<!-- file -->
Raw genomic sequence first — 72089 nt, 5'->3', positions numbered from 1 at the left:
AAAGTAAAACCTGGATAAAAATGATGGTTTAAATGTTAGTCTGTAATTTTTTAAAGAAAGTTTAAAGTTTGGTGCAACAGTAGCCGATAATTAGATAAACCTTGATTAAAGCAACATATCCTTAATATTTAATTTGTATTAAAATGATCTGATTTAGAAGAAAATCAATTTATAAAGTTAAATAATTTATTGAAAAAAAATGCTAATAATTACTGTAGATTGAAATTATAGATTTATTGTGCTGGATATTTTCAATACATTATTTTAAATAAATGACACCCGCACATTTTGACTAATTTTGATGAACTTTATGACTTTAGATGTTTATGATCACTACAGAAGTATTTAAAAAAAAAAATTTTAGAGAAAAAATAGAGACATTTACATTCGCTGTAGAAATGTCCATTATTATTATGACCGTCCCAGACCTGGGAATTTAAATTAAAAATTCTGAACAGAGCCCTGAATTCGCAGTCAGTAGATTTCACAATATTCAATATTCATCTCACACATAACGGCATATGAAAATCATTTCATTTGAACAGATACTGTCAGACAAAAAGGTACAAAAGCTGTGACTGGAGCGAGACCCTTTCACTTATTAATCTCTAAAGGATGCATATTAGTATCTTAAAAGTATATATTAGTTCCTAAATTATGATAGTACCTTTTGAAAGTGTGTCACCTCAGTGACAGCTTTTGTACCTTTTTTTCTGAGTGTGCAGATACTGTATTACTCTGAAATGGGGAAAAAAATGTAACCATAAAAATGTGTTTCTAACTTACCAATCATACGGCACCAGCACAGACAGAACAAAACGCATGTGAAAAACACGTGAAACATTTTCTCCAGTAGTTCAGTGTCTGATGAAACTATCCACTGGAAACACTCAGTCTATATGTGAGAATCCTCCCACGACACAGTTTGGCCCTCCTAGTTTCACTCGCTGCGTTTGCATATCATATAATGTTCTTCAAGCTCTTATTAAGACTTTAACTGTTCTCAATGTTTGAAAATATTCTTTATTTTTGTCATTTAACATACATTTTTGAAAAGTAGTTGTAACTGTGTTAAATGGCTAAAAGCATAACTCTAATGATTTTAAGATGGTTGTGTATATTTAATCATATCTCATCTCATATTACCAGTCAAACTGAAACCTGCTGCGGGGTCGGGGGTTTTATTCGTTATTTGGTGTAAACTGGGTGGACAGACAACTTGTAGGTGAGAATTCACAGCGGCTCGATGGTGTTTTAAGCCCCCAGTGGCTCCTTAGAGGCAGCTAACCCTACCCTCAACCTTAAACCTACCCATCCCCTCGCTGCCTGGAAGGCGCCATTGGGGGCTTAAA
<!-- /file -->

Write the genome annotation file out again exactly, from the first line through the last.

Raw genomic sequence first — 72089 nt, 5'->3', positions numbered from 1 at the left:
AAAGTAAAACCTGGATAAAAATGATGGTTTAAATGTTAGTCTGTAATTTTTTAAAGAAAGTTTAAAGTTTGGTGCAACAGTAGCCGATAATTAGATAAACCTTGATTAAAGCAACATATCCTTAATATTTAATTTGTATTAAAATGATCTGATTTAGAAGAAAATCAATTTATAAAGTTAAATAATTTATTGAAAAAAAATGCTAATAATTACTGTAGATTGAAATTATAGATTTATTGTGCTGGATATTTTCAATACATTATTTTAAATAAATGACACCCGCACATTTTGACTAATTTTGATGAACTTTATGACTTTAGATGTTTATGATCACTACAGAAGTATTTAAAAAAAAAAATTTTAGAGAAAAAATAGAGACATTTACATTCGCTGTAGAAATGTCCATTATTATTATGACCGTCCCAGACCTGGGAATTTAAATTAAAAATTCTGAACAGAGCCCTGAATTCGCAGTCAGTAGATTTCACAATATTCAATATTCATCTCACACATAACGGCATATGAAAATCATTTCATTTGAACAGATACTGTCAGACAAAAAGGTACAAAAGCTGTGACTGGAGCGAGACCCTTTCACTTATTAATCTCTAAAGGATGCATATTAGTATCTTAAAAGTATATATTAGTTCCTAAATTATGATAGTACCTTTTGAAAGTGTGTCACCTCAGTGACAGCTTTTGTACCTTTTTTTCTGAGTGTGCAGATACTGTATTACTCTGAAATGGGGAAAAAAATGTAACCATAAAAATGTGTTTCTAACTTACCAATCATACGGCACCAGCACAGACAGAACAAAACGCATGTGAAAAACACGTGAAACATTTTCTCCAGTAGTTCAGTGTCTGATGAAACTATCCACTGGAAACACTCAGTCTATATGTGAGAATCCTCCCACGACACAGTTTGGCCCTCCTAGTTTCACTCGCTGCGTTTGCATATCATATAATGTTCTTCAAGCTCTTATTAAGACTTTAACTGTTCTCAATGTTTGAAAATATTCTTTATTTTTGTCATTTAACATACATTTTTGAAAAGTAGTTGTAACTGTGTTAAATGGCTAAAAGCATAACTCTAATGATTTTAAGATGGTTGTGTATATTTAATCATATCTCATCTCATATTACCAGTCAAACTGAAACCTGCTGCGGGGTCGGGGGTTTTATTCGTTATTTGGTGTAAACTGGGTGGACAGACAACTTGTAGGTGAGAATTCACAGCGGCTCGATGGTGTTTTAAGCCCCCAGTGGCTCCTTAGAGGCAGCTAACCCTACCCTCAACCTTAAACCTACCCATCCCCTCGCTGCCTGGAAGGCGCCATTGGGGGCTTAAA